Oral cancer detected by handheld probe
Researchers led by Dr. John Zhang from the University of Texas at Austin (Austin, TX, USA) have created a portable, miniature microscope that may help reduce the time taken to diagnose oral cancer.
The probe, which is around 20 cm long and 1 cm wide at its tip, could be used by doctors to diagnose oral cancer in real-time or as a surgical guidance tool. Dentists could also use it to screen for early-stage cancer cells.
The probe uses a laser to illuminate areas of the sample and can create 3-D images beneath the surface of tissue. It can also take a series of images and layer them on top of each other, much like the tiling of a mosaic, giving a large overall field-of-view.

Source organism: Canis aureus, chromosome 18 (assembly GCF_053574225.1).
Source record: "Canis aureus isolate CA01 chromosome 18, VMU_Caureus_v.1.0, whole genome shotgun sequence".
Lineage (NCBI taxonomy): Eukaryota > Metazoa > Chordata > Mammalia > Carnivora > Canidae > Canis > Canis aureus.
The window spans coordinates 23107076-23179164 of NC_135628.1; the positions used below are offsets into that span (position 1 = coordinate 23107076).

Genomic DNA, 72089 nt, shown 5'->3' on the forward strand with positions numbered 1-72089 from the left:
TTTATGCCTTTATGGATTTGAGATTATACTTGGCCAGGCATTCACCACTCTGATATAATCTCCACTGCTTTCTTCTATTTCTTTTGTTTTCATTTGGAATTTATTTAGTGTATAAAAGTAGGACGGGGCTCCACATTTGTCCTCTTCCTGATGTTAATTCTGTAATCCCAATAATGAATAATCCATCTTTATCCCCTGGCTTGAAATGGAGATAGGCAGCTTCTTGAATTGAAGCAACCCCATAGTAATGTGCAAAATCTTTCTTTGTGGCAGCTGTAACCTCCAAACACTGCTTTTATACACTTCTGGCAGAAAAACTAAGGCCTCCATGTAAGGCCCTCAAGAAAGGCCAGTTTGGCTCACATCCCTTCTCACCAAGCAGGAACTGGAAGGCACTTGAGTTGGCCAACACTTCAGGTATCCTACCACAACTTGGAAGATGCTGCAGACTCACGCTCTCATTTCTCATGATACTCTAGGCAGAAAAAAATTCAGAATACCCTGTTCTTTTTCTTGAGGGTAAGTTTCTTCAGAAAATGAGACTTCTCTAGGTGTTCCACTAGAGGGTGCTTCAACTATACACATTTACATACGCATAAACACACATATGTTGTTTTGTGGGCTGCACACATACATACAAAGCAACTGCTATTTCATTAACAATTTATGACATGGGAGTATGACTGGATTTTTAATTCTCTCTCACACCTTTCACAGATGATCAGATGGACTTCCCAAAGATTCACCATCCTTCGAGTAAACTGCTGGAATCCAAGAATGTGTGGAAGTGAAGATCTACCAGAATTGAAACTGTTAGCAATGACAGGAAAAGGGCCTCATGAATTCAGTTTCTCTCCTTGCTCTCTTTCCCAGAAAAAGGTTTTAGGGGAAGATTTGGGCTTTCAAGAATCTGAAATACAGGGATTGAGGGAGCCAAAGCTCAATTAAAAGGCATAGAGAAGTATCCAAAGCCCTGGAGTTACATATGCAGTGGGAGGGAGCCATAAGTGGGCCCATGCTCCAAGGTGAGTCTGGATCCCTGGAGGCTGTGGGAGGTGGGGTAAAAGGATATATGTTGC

The researchers and their commercialization partner NanoLite Systems (Austin, TX, USA) are now planning clinical trials with a view to gaining approval from the Food and Drug Administration (FDA). They envisage that, with a few adjustments, the device could be built for a quarter of the price it costs to build the microscopes that are currently used in diagnosis.
A paper entitled 'Portable oral cancer detection using a miniature confocal imaging probe with a large field of view' which describes the design of the probe is available here.
-- by Dave Wilson, Senior Editor, Vision Systems Design